Cycling fitness is built on a healthy lifestyle. It’s hard to chase after cycling goals when we’re injured or ill. One of the largely overlooked key components to health and fitness is sleep.
Have you ever heard the phrase “I’ll sleep when I’m dead?” Well, there’s a chance of that becoming a self fulfilling prophecy. Stephen Cherniske, M.S. states in his book The DHEA Breakthrough;
“sleep…is incredibly important down time when the body is restored and repaired. And it’s not just the body but the mind as well. Sleep keeps us sane, and the lack of sleep causes a great deal of mental and emotional dysfunction. Sleep research has shown that you can produce classic signs of psychosis in a person simply by his or her sleep three nights in a row. Mood, mind, and behavior are powerfully linked not only to the amount of sleep but to the quality of sleep…”
When we become sleep deprived we look for stimulants to artificially prop us up. Most of America pounds “energy drink” after “energy drink” just stay awake these days. In fact, caffeine doesn’t give your body energy! It gives your body stress. The heightened alertness is short-lived and is followed by the crash. If we keep running our bodies in this manner, constantly fueling it with caffeine, we’ll put our bodies in a miserable and completely dysfunctional state.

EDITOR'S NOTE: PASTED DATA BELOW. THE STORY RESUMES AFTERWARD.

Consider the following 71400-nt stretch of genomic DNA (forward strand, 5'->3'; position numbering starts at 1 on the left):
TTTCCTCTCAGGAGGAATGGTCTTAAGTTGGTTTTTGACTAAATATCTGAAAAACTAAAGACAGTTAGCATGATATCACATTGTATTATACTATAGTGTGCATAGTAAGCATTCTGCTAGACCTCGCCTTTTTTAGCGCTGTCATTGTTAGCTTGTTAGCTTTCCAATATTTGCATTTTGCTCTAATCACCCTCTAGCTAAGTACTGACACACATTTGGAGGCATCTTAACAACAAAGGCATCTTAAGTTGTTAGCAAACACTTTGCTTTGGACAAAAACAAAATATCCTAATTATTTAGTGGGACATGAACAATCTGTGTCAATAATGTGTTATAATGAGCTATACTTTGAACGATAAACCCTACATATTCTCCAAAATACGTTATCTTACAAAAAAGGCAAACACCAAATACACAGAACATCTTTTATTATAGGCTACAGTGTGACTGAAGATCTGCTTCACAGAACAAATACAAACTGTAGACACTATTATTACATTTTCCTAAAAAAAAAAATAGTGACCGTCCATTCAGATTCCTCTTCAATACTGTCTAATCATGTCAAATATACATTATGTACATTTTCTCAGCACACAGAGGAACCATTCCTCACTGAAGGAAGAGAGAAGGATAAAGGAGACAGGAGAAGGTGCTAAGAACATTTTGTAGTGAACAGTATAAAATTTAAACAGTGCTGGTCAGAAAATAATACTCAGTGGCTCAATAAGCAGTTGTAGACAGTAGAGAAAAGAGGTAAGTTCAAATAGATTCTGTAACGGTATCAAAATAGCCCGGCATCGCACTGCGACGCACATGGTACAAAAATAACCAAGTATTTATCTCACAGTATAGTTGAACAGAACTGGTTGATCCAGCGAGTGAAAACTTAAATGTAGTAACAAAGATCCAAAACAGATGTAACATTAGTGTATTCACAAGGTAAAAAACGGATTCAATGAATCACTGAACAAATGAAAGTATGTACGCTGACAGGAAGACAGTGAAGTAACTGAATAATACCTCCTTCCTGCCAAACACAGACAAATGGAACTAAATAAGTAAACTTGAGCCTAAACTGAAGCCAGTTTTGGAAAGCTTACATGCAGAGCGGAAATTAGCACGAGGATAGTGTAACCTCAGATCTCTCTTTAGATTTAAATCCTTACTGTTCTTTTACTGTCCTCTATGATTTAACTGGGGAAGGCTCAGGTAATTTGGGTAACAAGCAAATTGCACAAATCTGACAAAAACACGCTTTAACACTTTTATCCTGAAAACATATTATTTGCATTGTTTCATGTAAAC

So how do we get more sleep? While we can’t control most of our life we can set up boundaries. If you’re reading this blog then I assume that you’ve either made riding your bike for exercise a priority or are at least trying to. That’s one major improvement that will pay dividends in the short and long term.
According to Dr, Wayne Scott Andersen, who summarized numerous sleep studies, “poor sleep has been linked to increased inflammation, a higher risk of cardiovascular incidence-and even obesity.” Dr. A’s Habits of Health. Reading further through his book, I realized that sleep can tip the scales and put us into a downward spiral.
Recently, I’ve been experimenting with my sleep to find out exactly what my body needs to function properly. I followed a methodology that started out with 8.5 hours of sleep the first night, 8 hours the second, etc…all the way down to 6 hours of sleep. I woke up at 6:00 am each morning but altered the time I went to bed. For me, somewhere between 7.5 and 8 hours of sleep is ideal. Sure I can function on 6 hours but I didn’t have much pep in my step and had to dig deep to get my workout done.
I’ve known how important the bedtime routine is for my kids but just recently discovered that it applies to me too. Who knew? I’m still struggling with locking down a routine for me to follow but have at least turned off the TV in the bedroom. That’s a start, right? The goal is to turn out the lights and slow my mind and body down as quickly as possible to hang out with Mr. Sandman as long as possible. It’s a work in progress but its well worth the effort.
Did this help? Do you have other ideas about setting a bedtime routine? I’d love to hear from you. If you have questions about nutrition, weight loss or training, I can help. Please contact iBikeBlog. Thank you!